Friday, 3 April 2009

Well Done, Wisden

Cricket has always been accused of being a bit 'stuffy' and pompous. Not too surprising, when you consider that the MCC banned female membership there for 212 years, and commentators as ridiculously posh and upper-class like Henry Blofeld hardly help the image of the game in this respect.

However, the new Wisden Almanack (the cricketing bible) has today announced it's annual five Wisden Cricketers of the Year. They are James Anderson, Dale Benkenstein, Mark Boucher, Neil McKenzie and Claire Taylor.

Yes, that's right, Claire Taylor is a woman. She was the player of the tournament in the recent Woman's World Cup, and was an integral part in the team retaining the Ashes in Australia. Some people might shout "political correctness!" over this, but I disagree, Taylor is a worthy recipient. Hell, it's not as if the men's team has anything to shout about at the moment.

Will women's cricket suddenly explode in popularity because of this? No, probably not. But it's nice to know that they have been represented in some way by a respected cricket publication.


  1. I'm not going to shout 'political correctness' but I might shout 'fad.' Would she have got this honour if the West Indies had gone more favourably? If the women win the ashes again will another player be represented because they feel they may have accustomed readers to it? How many more years will it take cricket (not only its famous publication but its governing body/ies) to recognise another female cricketer?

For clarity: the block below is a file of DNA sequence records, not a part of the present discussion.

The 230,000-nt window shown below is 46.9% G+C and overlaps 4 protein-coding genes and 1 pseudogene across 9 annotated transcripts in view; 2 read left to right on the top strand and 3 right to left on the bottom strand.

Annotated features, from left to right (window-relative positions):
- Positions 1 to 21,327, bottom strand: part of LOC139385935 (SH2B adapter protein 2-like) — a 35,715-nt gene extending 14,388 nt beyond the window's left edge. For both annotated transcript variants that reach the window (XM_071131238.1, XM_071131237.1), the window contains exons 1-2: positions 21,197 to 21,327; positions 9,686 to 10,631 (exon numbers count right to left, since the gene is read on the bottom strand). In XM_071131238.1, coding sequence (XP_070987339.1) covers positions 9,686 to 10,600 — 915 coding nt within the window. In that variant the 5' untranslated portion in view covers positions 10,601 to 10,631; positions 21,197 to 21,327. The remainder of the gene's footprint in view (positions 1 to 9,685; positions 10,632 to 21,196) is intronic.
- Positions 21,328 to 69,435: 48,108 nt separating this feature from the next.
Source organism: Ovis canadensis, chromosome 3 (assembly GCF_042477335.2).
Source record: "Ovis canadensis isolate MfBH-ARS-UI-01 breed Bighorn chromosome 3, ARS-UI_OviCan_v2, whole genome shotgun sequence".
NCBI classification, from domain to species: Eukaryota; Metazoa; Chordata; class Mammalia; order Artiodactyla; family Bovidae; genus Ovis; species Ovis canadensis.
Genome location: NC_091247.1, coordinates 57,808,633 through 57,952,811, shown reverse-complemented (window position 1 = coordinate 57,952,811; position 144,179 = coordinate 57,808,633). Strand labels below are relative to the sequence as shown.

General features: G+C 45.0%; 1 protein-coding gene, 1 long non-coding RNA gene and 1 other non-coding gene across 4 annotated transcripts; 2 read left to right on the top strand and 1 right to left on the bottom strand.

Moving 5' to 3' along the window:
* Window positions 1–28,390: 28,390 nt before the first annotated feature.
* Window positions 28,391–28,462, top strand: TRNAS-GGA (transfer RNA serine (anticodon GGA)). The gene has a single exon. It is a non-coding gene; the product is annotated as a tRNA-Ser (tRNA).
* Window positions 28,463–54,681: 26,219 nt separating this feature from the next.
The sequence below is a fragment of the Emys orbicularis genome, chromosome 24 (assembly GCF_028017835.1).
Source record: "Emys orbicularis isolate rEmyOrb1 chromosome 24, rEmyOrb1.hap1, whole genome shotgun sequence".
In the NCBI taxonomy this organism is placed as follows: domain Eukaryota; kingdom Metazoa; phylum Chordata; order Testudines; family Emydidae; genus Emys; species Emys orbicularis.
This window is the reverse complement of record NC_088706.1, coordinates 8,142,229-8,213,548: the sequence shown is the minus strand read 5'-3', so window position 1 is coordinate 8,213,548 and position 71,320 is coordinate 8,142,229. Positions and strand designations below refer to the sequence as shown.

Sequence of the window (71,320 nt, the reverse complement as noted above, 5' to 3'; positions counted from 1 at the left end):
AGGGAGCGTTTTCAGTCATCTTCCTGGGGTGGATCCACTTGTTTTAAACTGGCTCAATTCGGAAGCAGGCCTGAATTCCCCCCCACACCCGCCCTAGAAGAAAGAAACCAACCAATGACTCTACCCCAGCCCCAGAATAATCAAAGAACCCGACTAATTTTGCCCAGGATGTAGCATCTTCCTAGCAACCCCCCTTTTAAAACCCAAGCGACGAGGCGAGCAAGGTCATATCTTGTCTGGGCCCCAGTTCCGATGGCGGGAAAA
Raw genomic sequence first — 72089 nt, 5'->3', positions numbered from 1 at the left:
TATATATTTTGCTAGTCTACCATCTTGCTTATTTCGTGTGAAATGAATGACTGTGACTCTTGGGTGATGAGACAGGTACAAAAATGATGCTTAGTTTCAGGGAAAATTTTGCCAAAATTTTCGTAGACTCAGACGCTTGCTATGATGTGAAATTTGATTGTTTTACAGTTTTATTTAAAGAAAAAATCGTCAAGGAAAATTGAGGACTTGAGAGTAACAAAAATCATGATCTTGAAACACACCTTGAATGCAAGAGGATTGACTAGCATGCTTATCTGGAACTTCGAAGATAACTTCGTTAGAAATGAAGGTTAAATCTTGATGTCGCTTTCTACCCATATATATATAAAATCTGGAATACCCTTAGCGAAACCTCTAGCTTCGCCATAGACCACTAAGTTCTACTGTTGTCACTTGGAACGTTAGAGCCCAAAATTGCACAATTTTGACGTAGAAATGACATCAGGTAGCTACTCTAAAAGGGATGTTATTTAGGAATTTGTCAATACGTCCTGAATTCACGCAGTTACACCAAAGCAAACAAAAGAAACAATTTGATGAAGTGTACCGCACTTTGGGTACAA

2. She's made 18 international innings in the past 12 months, opening the batting on each occasion, and has scored only scored one hundred.

    Her individual performances do not stand up to scrutiny, and as such her selection can only be viewed as a symbolic one. She was selected as a representative of 'the women's game' rather than a representative of 'cricketing excellence'.

  3. Betty Wilson should have been one. After all, becoming the first cricketer, male or female, to score a hundred AND take ten wickets in the same Test. She took 7-7 in the first innings, including the first hat-trick in a women's Test match, scored a century before polishing England off with 4-9. Presumably she then went home to prepare a five course meal and iron hubby's slippers before he came home exhausted from work to read the newspaper in front of the fire. (Sigh!) What a woman!